Currently, Clarke is working on a poem to celebrate the 200th anniversary of Dalhousie in 2018 — one of many contributions he has made to the university over the years. “Dalhousie was instrumental in shaping my thought and influencing my approach to writing,” Clarke says. “In every major direction I’ve taken in my life, there is a Dalhousie connection at the root and that will never fade. I’ll always be very proud to have my Master of Arts degree, the honorary doctorate I received in 1999 and now a Lifetime Achievement Award, with hopes that there may be more achievement and life.”

To that end, Clarke is doing what he has always done: reclaiming history and exploring his roots through literature. He is in the midst of an epic poem about African heritage in the western world and he is planning a novel about Charles Spurgeon Fletcher, a Nova Scotian who became the first black professor at Harvard. More interesting is the fact that Clarke—a man who has dedicated himself to highlighting the lives and achievements of others—has recently completed his own memoir, an accomplishment that he looks upon with some degree of bemusement.

“I think I’m probably a bit young for it,” Clarke says. “Nevertheless, there it is. Memoirs and a lifetime achievement award, which I hope both might just be a little bit premature. I see myself as being, in midcareer and not a terminus, but it’s a very good feeling to know my peers believe I have a record of accomplishment. It encourages me to continue to try and do a bit more before my race is run.” (Photo: Nick Pearce)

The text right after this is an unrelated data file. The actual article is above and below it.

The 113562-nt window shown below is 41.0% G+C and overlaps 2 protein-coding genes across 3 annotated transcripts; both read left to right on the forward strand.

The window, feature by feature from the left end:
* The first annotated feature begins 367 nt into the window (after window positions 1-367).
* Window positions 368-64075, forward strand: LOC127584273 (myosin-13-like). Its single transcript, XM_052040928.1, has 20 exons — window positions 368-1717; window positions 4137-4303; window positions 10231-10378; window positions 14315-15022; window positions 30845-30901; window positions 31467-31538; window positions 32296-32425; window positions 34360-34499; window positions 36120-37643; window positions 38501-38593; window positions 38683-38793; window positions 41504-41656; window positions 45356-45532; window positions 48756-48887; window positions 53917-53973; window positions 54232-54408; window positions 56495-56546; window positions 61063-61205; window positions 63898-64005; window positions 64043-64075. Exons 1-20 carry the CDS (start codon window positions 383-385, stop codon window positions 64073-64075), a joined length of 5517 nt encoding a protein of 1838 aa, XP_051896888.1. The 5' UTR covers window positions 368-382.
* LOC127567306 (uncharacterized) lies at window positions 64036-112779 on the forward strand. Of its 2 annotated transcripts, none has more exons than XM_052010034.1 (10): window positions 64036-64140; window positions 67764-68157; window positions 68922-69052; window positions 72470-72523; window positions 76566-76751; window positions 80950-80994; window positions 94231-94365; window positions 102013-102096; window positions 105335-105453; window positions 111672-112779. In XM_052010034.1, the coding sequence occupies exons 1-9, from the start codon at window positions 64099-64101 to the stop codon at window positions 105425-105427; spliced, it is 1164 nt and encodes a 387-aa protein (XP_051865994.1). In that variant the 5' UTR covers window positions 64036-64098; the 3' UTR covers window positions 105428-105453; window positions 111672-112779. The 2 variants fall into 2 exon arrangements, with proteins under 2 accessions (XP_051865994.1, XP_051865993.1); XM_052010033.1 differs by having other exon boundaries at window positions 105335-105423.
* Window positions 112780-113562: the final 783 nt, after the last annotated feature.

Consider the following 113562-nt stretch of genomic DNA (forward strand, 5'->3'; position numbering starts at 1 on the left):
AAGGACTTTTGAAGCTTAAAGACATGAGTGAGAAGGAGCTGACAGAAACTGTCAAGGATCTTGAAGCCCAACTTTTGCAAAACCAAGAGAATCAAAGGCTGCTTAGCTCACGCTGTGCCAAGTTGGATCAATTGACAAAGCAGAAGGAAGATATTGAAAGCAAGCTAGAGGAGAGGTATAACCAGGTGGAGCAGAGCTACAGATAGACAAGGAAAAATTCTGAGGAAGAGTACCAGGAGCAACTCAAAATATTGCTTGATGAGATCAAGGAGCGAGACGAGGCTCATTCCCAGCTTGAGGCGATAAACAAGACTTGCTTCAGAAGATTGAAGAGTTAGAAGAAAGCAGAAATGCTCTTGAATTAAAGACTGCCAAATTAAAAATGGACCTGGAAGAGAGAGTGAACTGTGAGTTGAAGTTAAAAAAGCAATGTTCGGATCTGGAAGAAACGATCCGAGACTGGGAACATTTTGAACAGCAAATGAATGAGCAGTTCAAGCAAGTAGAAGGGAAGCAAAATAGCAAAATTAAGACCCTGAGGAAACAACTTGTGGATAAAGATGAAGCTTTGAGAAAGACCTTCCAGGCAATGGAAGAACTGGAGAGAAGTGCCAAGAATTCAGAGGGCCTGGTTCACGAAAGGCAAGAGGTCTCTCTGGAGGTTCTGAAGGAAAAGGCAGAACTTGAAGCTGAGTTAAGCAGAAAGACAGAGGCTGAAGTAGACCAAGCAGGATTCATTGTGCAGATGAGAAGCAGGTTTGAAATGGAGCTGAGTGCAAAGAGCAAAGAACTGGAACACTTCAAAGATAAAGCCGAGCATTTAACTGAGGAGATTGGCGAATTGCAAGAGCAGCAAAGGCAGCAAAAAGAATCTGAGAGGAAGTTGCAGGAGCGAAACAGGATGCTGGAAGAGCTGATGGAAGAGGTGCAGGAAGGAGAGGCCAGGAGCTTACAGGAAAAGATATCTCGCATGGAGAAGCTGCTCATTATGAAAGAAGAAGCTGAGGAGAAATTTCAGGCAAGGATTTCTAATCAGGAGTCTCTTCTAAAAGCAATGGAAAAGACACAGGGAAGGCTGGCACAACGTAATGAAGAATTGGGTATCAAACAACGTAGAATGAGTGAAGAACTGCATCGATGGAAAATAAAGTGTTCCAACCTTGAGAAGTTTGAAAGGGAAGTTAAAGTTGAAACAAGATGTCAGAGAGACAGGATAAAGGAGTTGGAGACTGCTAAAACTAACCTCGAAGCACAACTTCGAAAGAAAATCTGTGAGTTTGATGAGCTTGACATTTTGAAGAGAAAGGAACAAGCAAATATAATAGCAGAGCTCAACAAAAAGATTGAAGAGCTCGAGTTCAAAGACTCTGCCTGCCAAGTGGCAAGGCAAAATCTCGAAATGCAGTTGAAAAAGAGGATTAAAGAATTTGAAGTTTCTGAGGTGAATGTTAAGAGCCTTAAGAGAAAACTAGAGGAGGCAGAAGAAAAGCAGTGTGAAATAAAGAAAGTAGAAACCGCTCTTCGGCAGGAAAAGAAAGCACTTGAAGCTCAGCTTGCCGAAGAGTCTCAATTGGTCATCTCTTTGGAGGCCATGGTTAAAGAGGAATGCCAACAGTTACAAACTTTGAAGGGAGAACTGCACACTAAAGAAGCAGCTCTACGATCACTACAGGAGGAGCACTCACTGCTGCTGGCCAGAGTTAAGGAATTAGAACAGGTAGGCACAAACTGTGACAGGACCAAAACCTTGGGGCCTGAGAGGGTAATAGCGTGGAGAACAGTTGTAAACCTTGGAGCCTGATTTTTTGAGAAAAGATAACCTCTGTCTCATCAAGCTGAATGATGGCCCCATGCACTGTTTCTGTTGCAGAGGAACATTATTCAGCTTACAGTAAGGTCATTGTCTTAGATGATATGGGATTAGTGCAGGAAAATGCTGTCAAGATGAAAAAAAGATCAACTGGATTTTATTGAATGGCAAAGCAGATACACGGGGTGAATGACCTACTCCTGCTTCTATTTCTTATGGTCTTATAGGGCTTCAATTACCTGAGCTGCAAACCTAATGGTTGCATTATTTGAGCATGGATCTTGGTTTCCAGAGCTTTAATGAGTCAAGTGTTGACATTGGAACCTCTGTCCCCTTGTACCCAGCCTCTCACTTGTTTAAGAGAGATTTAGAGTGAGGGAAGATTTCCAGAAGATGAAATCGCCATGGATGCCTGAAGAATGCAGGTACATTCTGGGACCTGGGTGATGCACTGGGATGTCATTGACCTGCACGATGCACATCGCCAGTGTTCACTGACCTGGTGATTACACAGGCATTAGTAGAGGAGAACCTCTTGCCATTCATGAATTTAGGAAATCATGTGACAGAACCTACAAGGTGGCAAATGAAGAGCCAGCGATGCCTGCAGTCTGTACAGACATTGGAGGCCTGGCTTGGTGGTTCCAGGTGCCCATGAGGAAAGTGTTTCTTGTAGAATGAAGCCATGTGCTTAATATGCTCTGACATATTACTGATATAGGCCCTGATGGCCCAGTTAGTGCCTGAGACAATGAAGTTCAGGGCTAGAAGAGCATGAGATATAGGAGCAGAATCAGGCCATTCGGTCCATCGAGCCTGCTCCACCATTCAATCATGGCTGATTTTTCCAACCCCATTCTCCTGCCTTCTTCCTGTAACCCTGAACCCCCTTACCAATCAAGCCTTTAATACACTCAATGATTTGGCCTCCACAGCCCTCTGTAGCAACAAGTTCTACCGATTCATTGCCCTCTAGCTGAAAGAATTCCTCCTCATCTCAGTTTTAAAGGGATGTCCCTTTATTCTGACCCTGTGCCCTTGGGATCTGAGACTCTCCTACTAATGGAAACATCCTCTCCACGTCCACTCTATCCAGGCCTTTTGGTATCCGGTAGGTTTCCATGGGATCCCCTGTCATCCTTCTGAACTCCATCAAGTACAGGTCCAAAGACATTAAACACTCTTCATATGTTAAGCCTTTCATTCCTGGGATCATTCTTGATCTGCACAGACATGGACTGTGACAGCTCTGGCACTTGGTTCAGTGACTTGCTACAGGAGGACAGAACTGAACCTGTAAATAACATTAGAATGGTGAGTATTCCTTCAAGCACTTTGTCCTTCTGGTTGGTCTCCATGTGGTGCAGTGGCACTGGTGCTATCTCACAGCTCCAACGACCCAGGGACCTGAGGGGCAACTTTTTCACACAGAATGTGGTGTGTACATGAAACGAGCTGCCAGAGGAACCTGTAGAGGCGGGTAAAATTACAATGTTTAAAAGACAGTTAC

A. Gordon Archibald Award: Susan Keating-Bekkers (DDH’91)

The A. Gordon Archibald Award recognizes alumni for outstanding volunteer contributions to Dalhousie.

When Susan Keating-Bekkers (DDH ’91) heard that the future of a Dalhousie Faculty of Dentistry program providing hands-on experience to students and treatment to Halifax Regional Municipality newcomers was in jeopardy due to lack of funding, she knew she had to take action.

“It seemed such a shame to cancel a great teaching clinic, especially one serving people who have never received oral health care,” Keating-Bekkers recalls. “I reached out to the dean and asked what it would take to keep this program in place, and we worked together to create an endowed fund that would support it.”

That fund, the Oral Health Care Initiatives for Nova Scotia Immigrants, is one of many ways that this dental hygienist and Faculty of Dentistry instructor is giving back to Dalhousie. Through her extensive volunteer work and financial gifts, Keating-Bekkers is playing a key role in enhancing the university’s educational experience, providing assistance to students in completing their studies and ensuring that marginalized communities throughout the municipality have full access to oral care.

Her boundless enthusiasm, bold ideas and dedication to her alma mater have put smiles on the faces of faculty, students and patients alike, and have earned her the 2017 A. Gordon Archibald Award from the Dalhousie Alumni Association. The award recognizes volunteers for their service to the university.

“Susan does not wait to be approached,” says Faculty of Dentistry professor Angela Nowe (DDH ’94), who has known Keating-Bekkers for 15 years. “She identifies a need and then creates an opportunity to give back. Through her generosity, she has made a significant contribution both to the advancement of our university and the wider community.”

Keating-Bekkers’s contributions to the university began in 2012 with the Keating-Bekkers Award, a scholarship that provides financial assistance to Dental Hygiene students entering their second year of studies. The following year, she established a fund for the North End Community Health Clinic, which delivers dental services to disadvantaged community members in the municipality’s north end.

In 2014, she launched the Oral Health Care Initiatives for Nova Scotia Immigrants Fund and followed that with the creation of the Oral Health Rehabilitation Fund, which gives students experience in treating extreme cases of pain and tooth loss. But there is one other contribution that you should be aware of: Keating-Bekkers’s works as a volunteer faculty instructor, which frees up more funds for education and treatment.